FOR all the talk of the need for unity in the wake of Hurricane Dorian, it seems as if political sniping might be returning once more.
The new Ministry of Disaster Preparedness, Management and Reconstruction is not even a week old, but Opposition leader Philip ‘Brave’ Davis has already deemed it useless.
He claims that Prime Minister Dr Hubert Minnis is passing the buck by creating the new ministry and putting Iram Lewis in the post of minister of state.
“We believe that in a national emergency and crisis, the prime minister takes the lead nationally and he must do his job,” said Mr Davis.
Considering the new ministry will operate out of the office of the prime minister, Dr Minnis is still the substantive head of that department –- so it seems rather disingenuous to suggest that he is passing off responsibility.
We do, however, agree with Mr Davis that the likely sum of money that will be needed by Grand Bahama businesses is likely far in excess of the $10m announced by Dr Minnis through a loan guarantee and equity financing facility.
Will that sum likely be $100m? Perhaps. And certainly it seems harsh to limit it to businesses in Abaco and East Grand Bahama and not other hurricane-affected parts of Grand Bahama.
The suggestion of the need for extra funding is the kind of helpful contribution that ought to be encouraged from the Opposition.
Where is that money to come from? Well, it’s hard not to view Mr Davis’ solution there with a little cynicism too. The government is inefficient at collecting tax revenue, he says.
“Collect your revenue and you’ll find the funds there,” he says. One wonders why he wasn’t so insistent upon doing that when he was in office not so long ago as deputy prime minister.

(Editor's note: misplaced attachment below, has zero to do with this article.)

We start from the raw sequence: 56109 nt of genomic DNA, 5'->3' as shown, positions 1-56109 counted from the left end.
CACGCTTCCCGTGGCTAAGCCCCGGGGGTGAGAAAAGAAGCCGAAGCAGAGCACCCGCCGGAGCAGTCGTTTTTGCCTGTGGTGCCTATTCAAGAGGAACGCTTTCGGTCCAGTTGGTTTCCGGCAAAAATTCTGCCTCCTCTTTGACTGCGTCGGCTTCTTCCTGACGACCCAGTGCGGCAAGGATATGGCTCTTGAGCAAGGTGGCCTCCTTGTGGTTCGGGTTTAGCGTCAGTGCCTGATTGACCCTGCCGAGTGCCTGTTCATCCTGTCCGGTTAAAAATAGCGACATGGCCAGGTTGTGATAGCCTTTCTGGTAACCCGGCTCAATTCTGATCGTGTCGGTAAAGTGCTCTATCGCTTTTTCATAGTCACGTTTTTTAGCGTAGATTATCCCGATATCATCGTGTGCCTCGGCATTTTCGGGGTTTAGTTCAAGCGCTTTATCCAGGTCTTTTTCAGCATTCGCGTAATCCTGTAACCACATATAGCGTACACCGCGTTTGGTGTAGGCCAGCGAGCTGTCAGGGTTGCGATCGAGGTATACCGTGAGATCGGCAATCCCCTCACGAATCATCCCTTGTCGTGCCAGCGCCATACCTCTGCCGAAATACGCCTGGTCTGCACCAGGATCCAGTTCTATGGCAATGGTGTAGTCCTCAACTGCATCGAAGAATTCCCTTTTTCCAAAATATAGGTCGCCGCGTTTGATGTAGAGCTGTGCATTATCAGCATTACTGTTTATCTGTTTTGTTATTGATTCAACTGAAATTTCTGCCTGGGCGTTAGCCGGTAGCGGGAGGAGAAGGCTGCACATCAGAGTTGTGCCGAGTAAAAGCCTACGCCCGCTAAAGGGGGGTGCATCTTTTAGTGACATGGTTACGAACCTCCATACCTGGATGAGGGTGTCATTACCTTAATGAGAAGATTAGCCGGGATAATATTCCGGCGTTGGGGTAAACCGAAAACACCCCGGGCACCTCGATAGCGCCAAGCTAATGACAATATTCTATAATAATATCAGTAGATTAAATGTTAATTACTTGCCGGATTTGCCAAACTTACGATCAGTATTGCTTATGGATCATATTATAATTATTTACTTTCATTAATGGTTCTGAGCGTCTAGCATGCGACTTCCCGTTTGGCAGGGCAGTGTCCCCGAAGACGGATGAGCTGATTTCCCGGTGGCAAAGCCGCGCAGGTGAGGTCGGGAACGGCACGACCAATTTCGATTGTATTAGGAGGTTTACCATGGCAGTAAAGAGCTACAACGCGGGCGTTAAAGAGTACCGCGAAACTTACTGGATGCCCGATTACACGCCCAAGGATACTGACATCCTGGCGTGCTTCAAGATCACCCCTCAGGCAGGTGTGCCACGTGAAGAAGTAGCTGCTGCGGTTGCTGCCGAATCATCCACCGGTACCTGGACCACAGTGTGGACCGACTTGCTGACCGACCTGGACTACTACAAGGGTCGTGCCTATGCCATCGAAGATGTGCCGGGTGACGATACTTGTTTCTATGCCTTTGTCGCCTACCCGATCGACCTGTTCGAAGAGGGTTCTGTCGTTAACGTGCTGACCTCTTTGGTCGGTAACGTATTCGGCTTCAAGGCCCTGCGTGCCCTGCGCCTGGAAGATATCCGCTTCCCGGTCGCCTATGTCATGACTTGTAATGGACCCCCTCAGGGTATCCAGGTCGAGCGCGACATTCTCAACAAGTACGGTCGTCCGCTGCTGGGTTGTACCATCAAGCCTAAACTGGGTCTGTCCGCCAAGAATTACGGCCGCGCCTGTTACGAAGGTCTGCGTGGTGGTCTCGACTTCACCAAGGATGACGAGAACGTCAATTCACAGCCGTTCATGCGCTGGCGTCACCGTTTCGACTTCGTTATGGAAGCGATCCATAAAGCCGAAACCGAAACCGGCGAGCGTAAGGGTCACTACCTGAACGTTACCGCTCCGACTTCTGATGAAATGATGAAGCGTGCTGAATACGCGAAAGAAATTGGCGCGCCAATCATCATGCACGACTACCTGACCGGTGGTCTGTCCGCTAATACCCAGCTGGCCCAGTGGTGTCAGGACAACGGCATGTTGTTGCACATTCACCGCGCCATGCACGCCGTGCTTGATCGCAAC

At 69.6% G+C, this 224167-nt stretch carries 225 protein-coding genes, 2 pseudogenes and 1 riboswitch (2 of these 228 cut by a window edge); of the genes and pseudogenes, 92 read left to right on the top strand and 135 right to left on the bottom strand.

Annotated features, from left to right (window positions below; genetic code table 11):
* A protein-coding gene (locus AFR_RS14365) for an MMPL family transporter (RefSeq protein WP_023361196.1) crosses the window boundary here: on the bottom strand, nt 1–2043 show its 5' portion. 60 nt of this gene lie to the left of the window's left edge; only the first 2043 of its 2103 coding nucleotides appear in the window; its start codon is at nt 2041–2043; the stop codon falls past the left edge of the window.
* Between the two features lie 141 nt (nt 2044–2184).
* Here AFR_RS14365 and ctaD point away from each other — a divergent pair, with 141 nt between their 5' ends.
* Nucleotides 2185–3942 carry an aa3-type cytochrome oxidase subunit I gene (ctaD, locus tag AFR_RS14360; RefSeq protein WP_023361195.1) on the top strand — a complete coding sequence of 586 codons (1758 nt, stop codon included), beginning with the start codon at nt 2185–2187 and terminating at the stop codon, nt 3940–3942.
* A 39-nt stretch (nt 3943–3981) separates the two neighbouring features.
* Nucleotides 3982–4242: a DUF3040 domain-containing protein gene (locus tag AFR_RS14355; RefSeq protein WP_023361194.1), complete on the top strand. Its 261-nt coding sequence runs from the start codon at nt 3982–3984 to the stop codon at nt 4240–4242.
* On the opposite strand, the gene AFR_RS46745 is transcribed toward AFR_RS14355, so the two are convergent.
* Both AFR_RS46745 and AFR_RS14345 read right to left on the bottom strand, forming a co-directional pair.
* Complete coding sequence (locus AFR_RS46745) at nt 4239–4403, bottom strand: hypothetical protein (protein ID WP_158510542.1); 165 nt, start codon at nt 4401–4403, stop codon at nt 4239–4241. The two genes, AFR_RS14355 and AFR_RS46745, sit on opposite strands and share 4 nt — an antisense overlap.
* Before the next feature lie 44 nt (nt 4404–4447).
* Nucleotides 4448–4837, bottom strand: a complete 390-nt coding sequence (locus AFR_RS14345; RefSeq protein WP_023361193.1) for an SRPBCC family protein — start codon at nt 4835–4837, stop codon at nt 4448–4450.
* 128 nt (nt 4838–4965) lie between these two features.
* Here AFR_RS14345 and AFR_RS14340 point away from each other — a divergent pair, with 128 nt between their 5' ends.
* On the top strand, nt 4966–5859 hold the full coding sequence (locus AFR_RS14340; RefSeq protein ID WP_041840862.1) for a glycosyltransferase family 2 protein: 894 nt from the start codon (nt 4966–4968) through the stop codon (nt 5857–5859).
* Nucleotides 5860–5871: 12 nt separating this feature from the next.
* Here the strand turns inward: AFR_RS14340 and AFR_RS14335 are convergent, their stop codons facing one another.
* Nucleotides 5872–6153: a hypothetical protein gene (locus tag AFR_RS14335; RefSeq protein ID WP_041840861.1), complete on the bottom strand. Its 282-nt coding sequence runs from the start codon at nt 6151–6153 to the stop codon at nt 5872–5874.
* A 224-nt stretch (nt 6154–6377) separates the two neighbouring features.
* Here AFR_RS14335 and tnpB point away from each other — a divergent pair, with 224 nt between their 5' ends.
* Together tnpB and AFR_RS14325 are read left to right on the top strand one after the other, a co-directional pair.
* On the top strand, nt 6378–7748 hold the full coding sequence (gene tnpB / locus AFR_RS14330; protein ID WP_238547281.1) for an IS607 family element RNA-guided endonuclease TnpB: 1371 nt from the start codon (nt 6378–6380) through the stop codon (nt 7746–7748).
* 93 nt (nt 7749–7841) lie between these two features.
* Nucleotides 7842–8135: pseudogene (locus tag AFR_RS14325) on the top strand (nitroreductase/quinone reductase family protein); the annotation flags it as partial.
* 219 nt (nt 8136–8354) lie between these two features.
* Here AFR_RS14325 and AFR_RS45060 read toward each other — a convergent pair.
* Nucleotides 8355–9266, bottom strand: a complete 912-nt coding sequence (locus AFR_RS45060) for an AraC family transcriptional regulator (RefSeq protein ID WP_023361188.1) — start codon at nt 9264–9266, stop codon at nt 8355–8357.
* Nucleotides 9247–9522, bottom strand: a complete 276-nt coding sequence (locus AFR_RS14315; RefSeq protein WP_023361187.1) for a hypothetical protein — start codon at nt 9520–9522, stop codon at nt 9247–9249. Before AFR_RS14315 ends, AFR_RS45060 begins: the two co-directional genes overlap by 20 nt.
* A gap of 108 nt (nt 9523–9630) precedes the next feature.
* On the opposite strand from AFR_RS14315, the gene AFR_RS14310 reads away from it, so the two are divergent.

We realise that the habit of political point-scoring is so ingrained that it is hard to shake off - but at a time of national crisis, it is particularly unhelpful - and even offensive.
“Something must be done!” goes up the cry in the aftermath of events such as Hurricane Dorian - and the creation of the new ministry is one of the things that has been done.
The idea is that it will be able to cut through red tape and departmental battles. Here at The Tribune, we have seen some of that confusion in the reporting of the death toll from Hurricane Dorian. At first, there were announcements coming from Minister of Health Dr Duane Sands, and other announcements from NEMA. Sometimes, those announcements were slightly at odds. Finally, a move seemed to be made to ensure all such announcements come from the police. We might wish the information were more detailed when it comes - but it avoids confusion to have different departments giving out different information.
Iram Lewis and his team may also free up people from those other departments from tasks that prevent them from the most important work at hand - offering extra resources to allow the likes of NEMA to focus on its mission, or to provide more transparency with regard to the handling of donations.
The new ministry may work. It may not. It may create its own red tape even as it seeks to cut through it elsewhere. We shall see. But to condemn it within the same week it has been created before it has actually done anything seems petty.
The talk of working together needs to be more than talk. And if something isn’t working quite as well as it might, a useful contribution is to point out how it could be done better, not to fall back on the old, tired, overly familiar ways of playing politics.